Thankfulness was the topic of Dan Winkler’s message to the 400-member church in Huntingdon, about 70 miles from the congregation his son led in Selmer. Dan Winkler cried as he talked about his son and what a good man he was.

Emotions ran high, too, at the Selmer church, as leaders and members struggled at times for words.

“We’re here this morning with heavyhearts,” elder Wilburn Ashe told the 200-member congregation, asking members tobear with him as he tried to contain his emotions.
As normal, members entering the churchreceived a folded white bulletin. But this time, the space under the “minister”heading was blank. Winkler’s smiling picture appeared below these words: “Inloving memory of our minister, our brother, and our friend.”

A photo collage of all five Winkler family members was created along one church hallway: Matthew Winkler smiling, holding plates of food at a fellowship meal. His daughters posing with kittens. Their mother beaming as she lifted baby Breanna up to the sky.

For church members in this small town80 miles east of Memphis, the heartache started Wednesday night when Winklerfailed to show up for Bible study.
Church members used a key to enter theWinklers’ church-owned home and found the 31-year-old minister shot to death ina bedroom. With the family’s minivan missing, authorities began searching forthe minister’s wife and three young daughters.
Less than 24 hours later, Mary Winkler and the girls – Breanna, 1; Mary Alice, 6; and Patricia, 8 – were found in Orange Beach, Ala.,340 miles south of here.
The wife and children were physicallyunharmed, but Mary Winkler was charged with first-degree murder Friday aftershe confessed to shooting her husband in the back, authorities said. No motivehas been made public.
Mary Winkler was brought back to Selmeron Saturday and is expected to appear in court Monday.
At Sunday’s service – the first sincethe slaying put the Fourth Streetchurch in the national spotlight – leaders urged members to refrain fromspeculating on the “why” behind Matthew Winkler’s death.
“The simple fact is that no one knowswhy, except maybe for Mary herself,” deacon Robert Shackelford said, warningthat speculation could fuel unhealthy gossip and rumors.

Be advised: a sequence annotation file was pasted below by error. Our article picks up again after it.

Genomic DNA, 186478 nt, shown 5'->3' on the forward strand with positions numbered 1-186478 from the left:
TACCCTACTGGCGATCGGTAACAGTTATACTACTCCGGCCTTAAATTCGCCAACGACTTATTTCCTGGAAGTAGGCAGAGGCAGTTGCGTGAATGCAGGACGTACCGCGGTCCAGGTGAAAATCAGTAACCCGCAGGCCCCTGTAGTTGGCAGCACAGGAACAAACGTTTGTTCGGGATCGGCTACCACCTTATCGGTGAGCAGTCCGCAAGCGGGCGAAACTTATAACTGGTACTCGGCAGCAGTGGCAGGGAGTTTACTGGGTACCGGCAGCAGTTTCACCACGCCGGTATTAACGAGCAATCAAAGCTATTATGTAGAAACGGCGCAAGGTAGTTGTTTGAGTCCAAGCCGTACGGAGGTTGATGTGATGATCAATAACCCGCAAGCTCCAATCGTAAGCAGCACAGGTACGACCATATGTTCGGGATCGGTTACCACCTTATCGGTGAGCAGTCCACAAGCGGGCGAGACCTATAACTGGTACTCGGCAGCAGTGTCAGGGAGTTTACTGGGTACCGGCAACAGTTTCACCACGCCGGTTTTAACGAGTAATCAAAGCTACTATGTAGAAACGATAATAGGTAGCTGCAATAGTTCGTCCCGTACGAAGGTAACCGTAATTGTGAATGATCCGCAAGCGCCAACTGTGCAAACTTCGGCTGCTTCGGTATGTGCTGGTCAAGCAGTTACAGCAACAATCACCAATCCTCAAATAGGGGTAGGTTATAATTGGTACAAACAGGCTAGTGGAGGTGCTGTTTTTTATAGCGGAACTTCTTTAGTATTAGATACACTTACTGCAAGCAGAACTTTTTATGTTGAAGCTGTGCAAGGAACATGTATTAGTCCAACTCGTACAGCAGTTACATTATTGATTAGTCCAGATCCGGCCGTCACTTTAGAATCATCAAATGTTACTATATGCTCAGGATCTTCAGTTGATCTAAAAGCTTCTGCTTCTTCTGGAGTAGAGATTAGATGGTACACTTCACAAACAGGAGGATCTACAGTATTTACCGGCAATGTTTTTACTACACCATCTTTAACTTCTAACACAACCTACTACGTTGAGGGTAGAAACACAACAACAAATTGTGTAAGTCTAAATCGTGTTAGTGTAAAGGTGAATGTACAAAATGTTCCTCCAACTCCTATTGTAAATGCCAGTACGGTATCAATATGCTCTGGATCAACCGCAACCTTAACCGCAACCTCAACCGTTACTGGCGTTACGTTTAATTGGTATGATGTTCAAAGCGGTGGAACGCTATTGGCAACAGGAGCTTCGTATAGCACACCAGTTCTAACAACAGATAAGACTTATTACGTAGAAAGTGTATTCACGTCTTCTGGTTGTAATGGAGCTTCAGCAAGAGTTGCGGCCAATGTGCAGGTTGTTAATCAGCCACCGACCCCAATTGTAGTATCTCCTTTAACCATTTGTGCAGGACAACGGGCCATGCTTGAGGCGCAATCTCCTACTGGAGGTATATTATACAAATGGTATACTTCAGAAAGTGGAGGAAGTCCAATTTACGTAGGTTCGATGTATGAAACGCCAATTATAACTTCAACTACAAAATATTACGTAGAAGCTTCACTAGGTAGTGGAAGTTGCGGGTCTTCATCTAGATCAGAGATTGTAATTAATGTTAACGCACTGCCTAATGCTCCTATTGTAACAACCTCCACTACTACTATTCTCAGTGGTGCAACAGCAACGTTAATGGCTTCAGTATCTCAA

The church struggles to understand howsuch a tragedy could come to the Winklers – a family described as “perfect” bymore than one member.
Ashe urged members to “remain close toGod and close to one another.” That’s the only way, he said, the congregationwill overcome the tragedy.
While much remains unknown, Ashe said,“There are three little girls, we know, that do not have a daddy right now and,for all practical purposes, they don’t have a momma. Those children have got agood home that they’re in, but it’s not momma and daddy.”
A judge granted Dan and Diane Winkler, custody of the children Friday. Matthew Winkler’s grandfather, Wendell Winkler, who died last year, waswell-known for his 60-year career as a minister in four Southern states.

Matthew Winkler, a graduate of Freed-HardemanUniversity, Henderson, Tenn., came to the Fourth Street church in February 2005, his first pulpitminister’s job after serving as a youth minister for other congregations.
Church leaders encouraged members topray not just for the slain minister’s family and daughters, but also for MaryWinkler.
God’s people are called to be ministersand servants, not judges and juries, Shackelford said.
“Mary Winkler is a member of thischurch family, and we may be some of the closest family she has at this point,”he said.
Elder Drew Eason prayed to God: “We askthat she (Mary Winkler) would confess her sins and repent in such a way thatshe will ultimately have a home with you.”
In Matthew Winkler’s absence, guestpreacher Jeremy Weekley assured the congregation that God understands hispeople’s grief and offers comfort to them.
Weekley, dean of student life at Freed-Hardeman,read from Revelation 21:4: “He will wipe every tear from their eyes. There willbe no more death or mourning or crying or pain, for the old order of things haspassed away.”

“The present tribulations,” Weekley said, “are nocomparison to that which lies ahead for us.”

March 26, 2006

Filed under: Staff Reports Top Stories